Posted on Dec 06, 2018, 10 p.m.
Glaucoma can lead to incurable blindness, unfortunately there are no early warning signs and half of the people with glaucoma don’t even know they have it. Simple changes in diet can help you to cut your risks.
After cataracts glaucoma is a leading cause of blindness around the globe, it is a neurological disorder that leads to deterioration of the optic nerve which connects the eyes to the brain, eventually glaucoma will lead to irreversible blindness.
Approximately 60 million people around the world have glaucoma, with 3 million Americans being affected by it. Those at high risk include those over 60, with a family history of it, diabetics, and those that are severely nearsighted. Light coloured eyes are another risk factor, with gray or blue eyes being more likely to suffer damage compared to hazel or green, and brown eyes are at the least risk.
An increase in intraocular pressure is a major risk factor, poor regulation of blood flow to the optic nerve is another, as well as oxidative damage contributing to the condition. Currently there is no cure for glaucoma available, drug therapies focus on lowering pressure in the eye but that will not always prevent progression of glaucoma.
Various natural substances have been shown in studies to be useful in treating the condition that help to relieve IOP, improve blood flow to the eye, and reduce oxidative stress; results show improving diet can reduce risks for developing glaucoma. Increasing intake of fresh fruits and vegetables high in vitamins A&C and carotenoid content are linked to lowering risks.
An NIH study found that women who ate 3+ servings daily of all fruits and fruit juices decreased their odds of glaucoma by 79% compared to those who ate less.
Those who get the highest levels of vitamin C decreased their risk by 70%, higher intakes of vitamin A cut risks by 63%, and alpha carotene lowers risks by 54%, but not all fruits and vegetables will provide the same protection.
Another NIH study found eating 3+ servings of vegetable per day didn’t have any effect on glaucoma rates, however certain vegetables produced completely different results such as one serving of kale or collard greens per week may cut risks of glaucoma by 57%
A Harvard study suggests that leafy green vegetables with higher nitrate levels may be better at fighting off glaucoma, the nitrates from the greens are a precursor for nitric oxide which promotes blood circulation. Another large Harvard study found getting more nitrates and leafy greens into the diet was linked to a 20-30% lower risk of glaucoma; the link was ever greater for a certain type of glaucoma linked to poor blood flow, in those cases the risk was lowered by 40-50%.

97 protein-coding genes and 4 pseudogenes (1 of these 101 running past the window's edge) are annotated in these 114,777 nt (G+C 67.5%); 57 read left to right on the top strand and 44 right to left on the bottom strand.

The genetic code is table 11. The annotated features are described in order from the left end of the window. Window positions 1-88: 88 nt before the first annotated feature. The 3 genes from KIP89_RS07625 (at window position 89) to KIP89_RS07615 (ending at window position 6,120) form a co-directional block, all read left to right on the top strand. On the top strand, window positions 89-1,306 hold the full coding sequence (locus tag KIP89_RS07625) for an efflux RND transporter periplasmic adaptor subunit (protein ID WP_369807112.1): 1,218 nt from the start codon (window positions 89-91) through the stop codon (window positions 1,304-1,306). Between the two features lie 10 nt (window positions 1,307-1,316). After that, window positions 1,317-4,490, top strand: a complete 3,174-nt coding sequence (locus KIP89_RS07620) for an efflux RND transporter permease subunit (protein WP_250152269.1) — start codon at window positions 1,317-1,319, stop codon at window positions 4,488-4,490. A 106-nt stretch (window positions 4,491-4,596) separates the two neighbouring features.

Women who ate 2+ servings of fresh oranges or peaches in an NIH study were found to have decreased their odds of glaucoma by 70% with peaches and 82% with oranges. Juice did not provide the same protection as the fresh fruit did, nor did canned fruit.
Glaucoma patients were found to have lower levels of EPA, DHA, and total omega-3 long chain polyunsaturated fatty acid, it was suggested that EPA and DHA may modulate impaired systemic microcirculation and ocular blood flow as well as optic neuropathy which are associated with the condition. Great sources of DHA and EPA are wild caught salmon, and other fatty cold water fish such as sardines, mackerel, herring and tuna.
Flavonoids are showing promising roles in studies helping to improve vision for patients with glaucoma and high eye pressure, appearing to help improve and slow down the progression of visual field loss. Flavonoids are antioxidants from plants that have been found to have neuroprotective and antioxidant properties which appear to be of benefit to glaucoma patients. Red wine, green tea, and cocoa are the most common flavonoid rich foods.
Black currant anthocyanins have been shown to help slow down visual field deterioration in a randomized placebo controlled double masked 24 month trial, black currants were suggested to help normalize blood flow in the eye.
Goji berries help stop the loss of RGCs and neurodegeneration in the retina found in glaucoma during animal studies; benefits were independent of eye pressure, animal fed goji extracts nearly totally escaped from pressure induced loss of RGCs.
Eggplant helped to reduce intraocular pressure by 25% in another study where male volunteers ate 10 grams of eggplant, the authors suggest eggplant would be of benefit to those suffering from glaucoma.
While there may not be a cure, simple diet changes may help to reduce the risks of glaucoma which may be of benefit to those who are at risk.
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